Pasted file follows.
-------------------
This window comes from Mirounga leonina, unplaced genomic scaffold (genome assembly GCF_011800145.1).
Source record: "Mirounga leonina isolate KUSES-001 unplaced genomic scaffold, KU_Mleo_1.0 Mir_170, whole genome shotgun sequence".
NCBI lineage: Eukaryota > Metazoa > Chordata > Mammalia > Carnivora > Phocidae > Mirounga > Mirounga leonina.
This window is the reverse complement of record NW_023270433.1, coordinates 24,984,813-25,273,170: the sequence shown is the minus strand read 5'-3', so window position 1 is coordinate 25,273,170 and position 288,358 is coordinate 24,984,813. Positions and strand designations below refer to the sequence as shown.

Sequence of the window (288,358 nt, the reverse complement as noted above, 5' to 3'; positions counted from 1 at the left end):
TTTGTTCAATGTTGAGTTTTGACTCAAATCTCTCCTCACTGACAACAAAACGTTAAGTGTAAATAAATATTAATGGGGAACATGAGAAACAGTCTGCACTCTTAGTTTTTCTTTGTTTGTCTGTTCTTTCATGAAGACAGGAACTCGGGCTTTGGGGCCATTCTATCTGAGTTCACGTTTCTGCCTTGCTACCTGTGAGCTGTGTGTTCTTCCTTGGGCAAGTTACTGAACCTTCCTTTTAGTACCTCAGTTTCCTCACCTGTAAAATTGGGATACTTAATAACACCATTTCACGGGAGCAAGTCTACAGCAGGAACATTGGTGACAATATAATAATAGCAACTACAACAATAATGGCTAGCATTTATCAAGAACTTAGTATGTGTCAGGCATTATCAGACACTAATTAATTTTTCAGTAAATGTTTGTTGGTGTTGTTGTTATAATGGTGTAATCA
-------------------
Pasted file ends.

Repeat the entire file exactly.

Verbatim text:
This window comes from Mirounga leonina, unplaced genomic scaffold (genome assembly GCF_011800145.1).
Source record: "Mirounga leonina isolate KUSES-001 unplaced genomic scaffold, KU_Mleo_1.0 Mir_170, whole genome shotgun sequence".
NCBI lineage: Eukaryota > Metazoa > Chordata > Mammalia > Carnivora > Phocidae > Mirounga > Mirounga leonina.
This window is the reverse complement of record NW_023270433.1, coordinates 24,984,813-25,273,170: the sequence shown is the minus strand read 5'-3', so window position 1 is coordinate 25,273,170 and position 288,358 is coordinate 24,984,813. Positions and strand designations below refer to the sequence as shown.

Sequence of the window (288,358 nt, the reverse complement as noted above, 5' to 3'; positions counted from 1 at the left end):
TTTGTTCAATGTTGAGTTTTGACTCAAATCTCTCCTCACTGACAACAAAACGTTAAGTGTAAATAAATATTAATGGGGAACATGAGAAACAGTCTGCACTCTTAGTTTTTCTTTGTTTGTCTGTTCTTTCATGAAGACAGGAACTCGGGCTTTGGGGCCATTCTATCTGAGTTCACGTTTCTGCCTTGCTACCTGTGAGCTGTGTGTTCTTCCTTGGGCAAGTTACTGAACCTTCCTTTTAGTACCTCAGTTTCCTCACCTGTAAAATTGGGATACTTAATAACACCATTTCACGGGAGCAAGTCTACAGCAGGAACATTGGTGACAATATAATAATAGCAACTACAACAATAATGGCTAGCATTTATCAAGAACTTAGTATGTGTCAGGCATTATCAGACACTAATTAATTTTTCAGTAAATGTTTGTTGGTGTTGTTGTTATAATGGTGTAATCA